Antibiotics are often used to treat bacterial infections, open sores, or cracking in the skin caused by frequent scratching. A skincare professional from Affiliated Dermatology can prescribe antibiotics for a length of time based on the condition of your skin issue and your specific needs. Taking the required antibiotics for the recommended time will continue to prevent infections from reoccurring.
Oral Antihistamines are ideal for those suffering from severe itching. Certain types of medications make you sleepy, helping not only to eliminate itching itself but also helping anyone whose sleep is affected by the continuous sensation to scratch. Finally, get a good night’s sleep and relief from scratching by taking a simple oral antihistamine.
Oral or Injected Corticosteroids are used for extreme cases of itching. Oral corticosteroid prescription or simple corticosteroid injections are performed to reduce inflammation and control the severe itching sensation. Although this treatment is effective for eczema, it is used as a short-term solution due to potential long-term usage side effects.
Types of eczema
Eczema is a term for a group of medical conditions that cause the skin to become inflamed or irritated. Eczema takes on different forms depending on the nature of the trigger and the location of the rash. While they all share some common symptoms like itchiness there are differences. The following are some of the most common types of eczema.
Atopic Dermatitis is the most frequent form of eczema and is thought to be caused by abnormal functioning of the body’s immune system. It is characterized by itchy, inflamed skin. Atopic dermatitis tends to run in families. About two-thirds of the people who develop this form of eczema do so before the age of one. Atopic dermatitis generally flares up and recedes intermittently throughout the patient’s life.
Contact Dermatitis is caused when the skin comes into contact with an allergy-producing agent or an irritant, such as chemicals. Finding the triggering allergen is important to treatment and prevention. Allergens can be things like laundry detergent, cosmetics, jewelry, fabrics, perfume, diapers, and poison ivy or poison sumac.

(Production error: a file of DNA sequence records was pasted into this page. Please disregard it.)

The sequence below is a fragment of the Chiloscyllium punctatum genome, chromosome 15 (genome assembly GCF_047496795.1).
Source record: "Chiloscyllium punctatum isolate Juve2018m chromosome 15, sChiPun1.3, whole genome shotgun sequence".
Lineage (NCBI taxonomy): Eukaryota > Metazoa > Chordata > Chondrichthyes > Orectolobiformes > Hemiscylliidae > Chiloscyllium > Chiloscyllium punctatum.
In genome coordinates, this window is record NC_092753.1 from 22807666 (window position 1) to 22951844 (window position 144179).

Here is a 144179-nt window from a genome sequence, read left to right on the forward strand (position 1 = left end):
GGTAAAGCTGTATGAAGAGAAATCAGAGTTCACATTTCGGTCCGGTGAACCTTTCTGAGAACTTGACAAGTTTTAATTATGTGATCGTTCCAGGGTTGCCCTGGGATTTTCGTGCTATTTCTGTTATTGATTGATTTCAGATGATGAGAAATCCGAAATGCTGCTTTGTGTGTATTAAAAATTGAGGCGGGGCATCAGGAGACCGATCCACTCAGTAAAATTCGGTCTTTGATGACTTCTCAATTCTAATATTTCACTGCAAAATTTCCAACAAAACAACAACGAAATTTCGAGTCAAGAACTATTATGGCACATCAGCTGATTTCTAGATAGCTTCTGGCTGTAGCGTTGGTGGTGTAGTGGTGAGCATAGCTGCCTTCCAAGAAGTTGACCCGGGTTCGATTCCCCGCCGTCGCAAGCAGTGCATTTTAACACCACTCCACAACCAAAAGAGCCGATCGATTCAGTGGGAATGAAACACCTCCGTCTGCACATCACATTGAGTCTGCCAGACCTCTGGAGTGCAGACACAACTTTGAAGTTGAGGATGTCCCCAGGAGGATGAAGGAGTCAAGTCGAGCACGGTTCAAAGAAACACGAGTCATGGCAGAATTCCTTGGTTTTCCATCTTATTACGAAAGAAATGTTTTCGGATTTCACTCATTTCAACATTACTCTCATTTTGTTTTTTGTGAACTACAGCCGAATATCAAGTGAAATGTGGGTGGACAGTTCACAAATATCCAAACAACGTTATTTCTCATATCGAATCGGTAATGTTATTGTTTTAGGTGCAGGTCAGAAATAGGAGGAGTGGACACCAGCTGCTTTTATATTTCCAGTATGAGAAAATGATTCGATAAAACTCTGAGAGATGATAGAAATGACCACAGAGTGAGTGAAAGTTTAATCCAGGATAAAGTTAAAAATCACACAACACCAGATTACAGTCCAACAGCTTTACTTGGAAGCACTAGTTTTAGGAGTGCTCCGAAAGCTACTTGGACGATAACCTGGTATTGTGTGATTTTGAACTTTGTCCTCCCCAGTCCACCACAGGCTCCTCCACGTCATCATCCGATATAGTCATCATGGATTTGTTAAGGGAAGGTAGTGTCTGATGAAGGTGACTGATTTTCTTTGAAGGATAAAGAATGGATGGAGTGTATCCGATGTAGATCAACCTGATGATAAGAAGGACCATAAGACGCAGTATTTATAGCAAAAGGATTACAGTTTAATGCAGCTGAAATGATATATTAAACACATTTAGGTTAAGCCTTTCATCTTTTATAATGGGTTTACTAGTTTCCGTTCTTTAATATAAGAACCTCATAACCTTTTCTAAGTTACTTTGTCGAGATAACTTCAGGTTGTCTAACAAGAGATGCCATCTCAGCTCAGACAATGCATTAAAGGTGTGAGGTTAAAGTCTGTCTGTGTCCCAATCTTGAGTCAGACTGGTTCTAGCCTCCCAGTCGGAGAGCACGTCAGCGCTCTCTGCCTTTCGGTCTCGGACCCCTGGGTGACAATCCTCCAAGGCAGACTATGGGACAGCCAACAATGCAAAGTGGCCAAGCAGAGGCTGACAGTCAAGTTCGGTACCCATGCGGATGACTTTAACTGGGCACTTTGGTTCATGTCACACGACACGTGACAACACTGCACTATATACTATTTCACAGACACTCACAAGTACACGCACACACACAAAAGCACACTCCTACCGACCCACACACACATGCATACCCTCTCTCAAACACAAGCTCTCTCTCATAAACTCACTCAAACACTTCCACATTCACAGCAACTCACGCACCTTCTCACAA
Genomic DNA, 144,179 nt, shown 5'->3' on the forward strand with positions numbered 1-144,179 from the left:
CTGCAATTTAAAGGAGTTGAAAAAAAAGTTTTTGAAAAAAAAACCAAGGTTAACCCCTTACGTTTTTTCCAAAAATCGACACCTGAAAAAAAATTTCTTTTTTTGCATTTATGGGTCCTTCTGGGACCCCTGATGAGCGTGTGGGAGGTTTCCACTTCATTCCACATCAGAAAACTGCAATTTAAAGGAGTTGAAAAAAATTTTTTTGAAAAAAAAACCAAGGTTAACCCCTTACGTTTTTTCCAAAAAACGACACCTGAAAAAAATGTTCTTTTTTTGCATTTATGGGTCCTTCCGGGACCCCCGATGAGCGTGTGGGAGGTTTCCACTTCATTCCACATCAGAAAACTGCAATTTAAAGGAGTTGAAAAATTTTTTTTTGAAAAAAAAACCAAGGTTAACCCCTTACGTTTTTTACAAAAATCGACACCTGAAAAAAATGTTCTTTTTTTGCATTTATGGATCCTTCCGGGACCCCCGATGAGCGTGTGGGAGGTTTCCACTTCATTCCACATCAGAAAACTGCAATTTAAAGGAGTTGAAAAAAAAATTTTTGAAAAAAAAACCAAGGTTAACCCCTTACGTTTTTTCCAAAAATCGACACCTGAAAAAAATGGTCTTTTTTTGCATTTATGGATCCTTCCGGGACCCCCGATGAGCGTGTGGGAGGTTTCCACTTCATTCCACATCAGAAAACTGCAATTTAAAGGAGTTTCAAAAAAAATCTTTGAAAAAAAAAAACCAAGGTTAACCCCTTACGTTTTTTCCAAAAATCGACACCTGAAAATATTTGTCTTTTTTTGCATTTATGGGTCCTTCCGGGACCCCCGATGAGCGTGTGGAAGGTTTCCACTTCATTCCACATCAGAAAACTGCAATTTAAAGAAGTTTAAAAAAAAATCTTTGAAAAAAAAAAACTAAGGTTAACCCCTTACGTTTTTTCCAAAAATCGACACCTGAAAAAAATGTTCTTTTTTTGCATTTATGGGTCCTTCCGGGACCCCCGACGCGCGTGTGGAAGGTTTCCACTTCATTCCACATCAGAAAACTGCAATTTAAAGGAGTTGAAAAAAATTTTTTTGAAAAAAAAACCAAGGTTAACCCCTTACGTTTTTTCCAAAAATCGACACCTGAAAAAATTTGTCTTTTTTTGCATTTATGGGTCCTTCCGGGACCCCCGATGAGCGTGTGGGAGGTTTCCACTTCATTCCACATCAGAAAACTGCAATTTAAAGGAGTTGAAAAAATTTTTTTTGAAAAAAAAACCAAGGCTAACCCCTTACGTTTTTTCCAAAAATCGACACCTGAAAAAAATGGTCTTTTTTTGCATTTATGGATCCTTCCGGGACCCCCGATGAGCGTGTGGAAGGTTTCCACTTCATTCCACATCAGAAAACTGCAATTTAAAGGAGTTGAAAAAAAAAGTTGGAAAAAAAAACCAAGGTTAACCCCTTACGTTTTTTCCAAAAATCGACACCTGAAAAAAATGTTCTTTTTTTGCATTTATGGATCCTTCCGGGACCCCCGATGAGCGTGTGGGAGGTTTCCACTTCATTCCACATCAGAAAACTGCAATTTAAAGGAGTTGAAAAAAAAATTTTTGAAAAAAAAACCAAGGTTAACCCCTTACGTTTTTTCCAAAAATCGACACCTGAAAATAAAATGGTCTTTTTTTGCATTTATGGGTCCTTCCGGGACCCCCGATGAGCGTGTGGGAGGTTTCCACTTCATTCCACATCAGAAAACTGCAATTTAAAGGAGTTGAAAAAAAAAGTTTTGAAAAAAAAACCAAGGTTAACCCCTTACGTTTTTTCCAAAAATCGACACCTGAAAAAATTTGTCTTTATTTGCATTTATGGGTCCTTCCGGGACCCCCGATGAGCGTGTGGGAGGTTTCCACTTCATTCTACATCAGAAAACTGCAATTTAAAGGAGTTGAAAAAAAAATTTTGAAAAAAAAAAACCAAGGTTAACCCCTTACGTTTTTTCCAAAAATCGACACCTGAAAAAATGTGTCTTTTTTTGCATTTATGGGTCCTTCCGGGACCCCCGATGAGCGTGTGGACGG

Dyshidrotic Dermatitis is a type of eczema that strikes the palms of the hands and soles of the feet. It produces clear, deep blisters that itch and burn. Dyshidrotic dermatitis occurs most frequently during the summer months and in warm climates.
Neurodermatitis, also known as Lichen Simplex Chronicus, is a chronic skin inflammation caused by a continuous cycle of scratching and itching in response to a localized itch, like a mosquito bite. It creates scaly patches of skin, most commonly on the head, lower legs, wrists or forearms. Over time, the skin may become thickened and leathery.
Nummular Dermatitis is a form of eczema that appears as round patches of irritated skin that may be crusted, scaly and extremely itchy. Nummular dermatitis most frequently appears on the arms, back, buttocks and lower legs, and is usually a chronic condition.
Seborrheic Dermatitis is a common condition that causes yellowish, oily and scaly patches on the scalp, face or other body parts. Dandruff, in adults, and cradle cap, in infants, are both forms of seborrheic dermatitis. Unlike other types of eczema, seborrheic dermatitis does not necessarily itch. It tends to run in families. Known triggers include weather, oily skin, emotional stress, and infrequent shampooing.
Stasis Dermatitis, also known as varicose eczema, is a form of eczema is a skin irritation that appears on the lower legs of middle-aged and elderly people. It is related to circulation and vein problems. Symptoms include itching and reddish-brown discoloration of the skin on one or both legs. As the condition progresses, it can lead to blistering, oozing and skin lesions.
Request an Appointment
Could that itchy, scaly, bumpy rash be eczema? At Affiliated Dermatology, located across the Valley in Scottsdale, Deer Valley, Old Town, Anthem, Surprise, Gilbert, Ahwatukee, and Tempe, AZ, our providers offer eczema relief for adults and children throughout the greater Phoenix area. For more information or to schedule an appointment, please contact us by calling (480) 556-0446 or leaving us a message with the contact form below.